• Click here to read more about the signs of heroin overdose.

If you, a friend or a family member needs urgent mental health support, contact your local mental health triage service. The triage service can tell you how to support your family member, and if needed, send out a mental health worker to check on your family member.

To find your local mental health triage service please click here for a list of adult mental health services.

You can also take your family member to the local hospital emergency department and ask for an urgent mental health assessment, or phone the police or ambulance on 000.


If you think a family member is having thoughts about suicide, it is important to reach out to them and talk about it. If you are worried they are in immediate danger of hurting themseles, contact 000 immediately. If it is safe to do so, try to stay with the person and support them.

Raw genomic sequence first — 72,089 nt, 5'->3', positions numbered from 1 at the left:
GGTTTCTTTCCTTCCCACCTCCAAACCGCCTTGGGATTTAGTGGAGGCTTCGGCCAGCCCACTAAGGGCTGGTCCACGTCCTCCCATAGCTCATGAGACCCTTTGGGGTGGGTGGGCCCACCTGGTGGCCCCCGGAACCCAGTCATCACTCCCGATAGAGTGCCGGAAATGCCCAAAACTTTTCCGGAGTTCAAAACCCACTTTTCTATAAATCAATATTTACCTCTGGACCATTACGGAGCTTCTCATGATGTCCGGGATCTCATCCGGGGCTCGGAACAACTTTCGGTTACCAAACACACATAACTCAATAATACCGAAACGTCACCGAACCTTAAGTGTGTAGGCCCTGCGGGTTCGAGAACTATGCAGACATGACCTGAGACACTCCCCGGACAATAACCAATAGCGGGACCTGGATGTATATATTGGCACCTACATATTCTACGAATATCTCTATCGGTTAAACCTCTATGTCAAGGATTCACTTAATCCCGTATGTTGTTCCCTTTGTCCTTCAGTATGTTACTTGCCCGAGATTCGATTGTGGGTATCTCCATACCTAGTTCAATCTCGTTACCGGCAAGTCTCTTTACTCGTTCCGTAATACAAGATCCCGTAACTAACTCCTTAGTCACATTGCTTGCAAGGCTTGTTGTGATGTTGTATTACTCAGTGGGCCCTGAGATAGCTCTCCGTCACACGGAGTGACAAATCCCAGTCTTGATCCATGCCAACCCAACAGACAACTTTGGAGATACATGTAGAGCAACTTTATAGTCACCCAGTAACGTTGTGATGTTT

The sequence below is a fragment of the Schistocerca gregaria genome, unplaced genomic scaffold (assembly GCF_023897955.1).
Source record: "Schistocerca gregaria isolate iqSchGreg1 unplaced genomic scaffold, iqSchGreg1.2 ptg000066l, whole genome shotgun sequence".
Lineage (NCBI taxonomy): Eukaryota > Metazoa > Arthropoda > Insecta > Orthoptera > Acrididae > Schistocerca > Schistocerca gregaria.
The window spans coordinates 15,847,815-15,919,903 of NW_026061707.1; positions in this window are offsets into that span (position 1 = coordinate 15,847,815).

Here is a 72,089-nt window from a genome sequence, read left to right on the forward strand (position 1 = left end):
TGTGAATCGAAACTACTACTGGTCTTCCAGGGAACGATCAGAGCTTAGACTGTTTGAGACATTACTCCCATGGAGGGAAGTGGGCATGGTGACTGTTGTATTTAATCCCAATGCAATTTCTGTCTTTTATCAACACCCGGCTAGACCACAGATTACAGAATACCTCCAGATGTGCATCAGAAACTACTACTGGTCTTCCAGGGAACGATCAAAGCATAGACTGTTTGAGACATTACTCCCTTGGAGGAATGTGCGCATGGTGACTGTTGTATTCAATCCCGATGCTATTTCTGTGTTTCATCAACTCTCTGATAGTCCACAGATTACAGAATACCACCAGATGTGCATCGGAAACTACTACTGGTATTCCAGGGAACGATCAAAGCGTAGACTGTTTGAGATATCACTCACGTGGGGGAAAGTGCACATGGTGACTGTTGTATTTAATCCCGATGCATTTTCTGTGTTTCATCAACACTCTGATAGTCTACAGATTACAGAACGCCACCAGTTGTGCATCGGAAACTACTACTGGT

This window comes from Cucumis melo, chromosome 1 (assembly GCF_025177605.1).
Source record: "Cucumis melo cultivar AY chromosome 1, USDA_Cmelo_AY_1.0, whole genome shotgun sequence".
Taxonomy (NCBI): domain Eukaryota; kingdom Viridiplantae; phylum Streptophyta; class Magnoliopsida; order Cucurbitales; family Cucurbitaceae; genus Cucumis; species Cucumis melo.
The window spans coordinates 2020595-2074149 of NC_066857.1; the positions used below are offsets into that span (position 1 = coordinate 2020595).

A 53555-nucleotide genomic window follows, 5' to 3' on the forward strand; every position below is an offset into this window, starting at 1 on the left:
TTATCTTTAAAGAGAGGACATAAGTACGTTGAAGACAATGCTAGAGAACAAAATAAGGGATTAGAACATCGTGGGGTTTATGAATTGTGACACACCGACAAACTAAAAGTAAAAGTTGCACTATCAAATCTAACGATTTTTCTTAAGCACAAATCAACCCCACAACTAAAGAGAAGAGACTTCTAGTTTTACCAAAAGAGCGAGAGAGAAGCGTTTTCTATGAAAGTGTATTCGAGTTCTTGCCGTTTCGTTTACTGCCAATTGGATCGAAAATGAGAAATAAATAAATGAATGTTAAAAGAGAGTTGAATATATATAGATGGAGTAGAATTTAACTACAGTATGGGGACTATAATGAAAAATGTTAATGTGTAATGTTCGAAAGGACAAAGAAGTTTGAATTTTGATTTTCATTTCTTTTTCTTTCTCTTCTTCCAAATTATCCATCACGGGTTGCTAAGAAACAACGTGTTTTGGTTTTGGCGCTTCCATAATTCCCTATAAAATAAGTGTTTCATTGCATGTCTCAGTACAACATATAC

There are also 24 hour telephone support and counselling services that you or your family member can call from anywhere in Australia. These include:

What is a ‘suicide safety plan’?

If the person you are worried about is having thoughts of suicide, but is not in immediate danger, it can be helpful to have a ‘safety plan’. A safety plan is a list of ways the person can manage distress and keep themselves safe. A safety plan should include a list of people and services they can call for help.

One way to create a safety plan is through a free app called BeyondNow. You can download this from the Beyond Blue website here or through the iTunes or Google Play app store on your phone or tablet.

Where can I get more information?

  • For more information about suicide and how to support someone who is having thoughts of suicide, click here to read the suicide prevention toolkit by Lifeline.

If you or your family member are experiencing family violence, there are several 24 hour support services you can contact for help. If you or a family member are in immediate danger, call 000 immediately.

  • The Orange Door provides information, support and referrals for people affected by family violence in Victoria. To find your closest Orange Door, click here.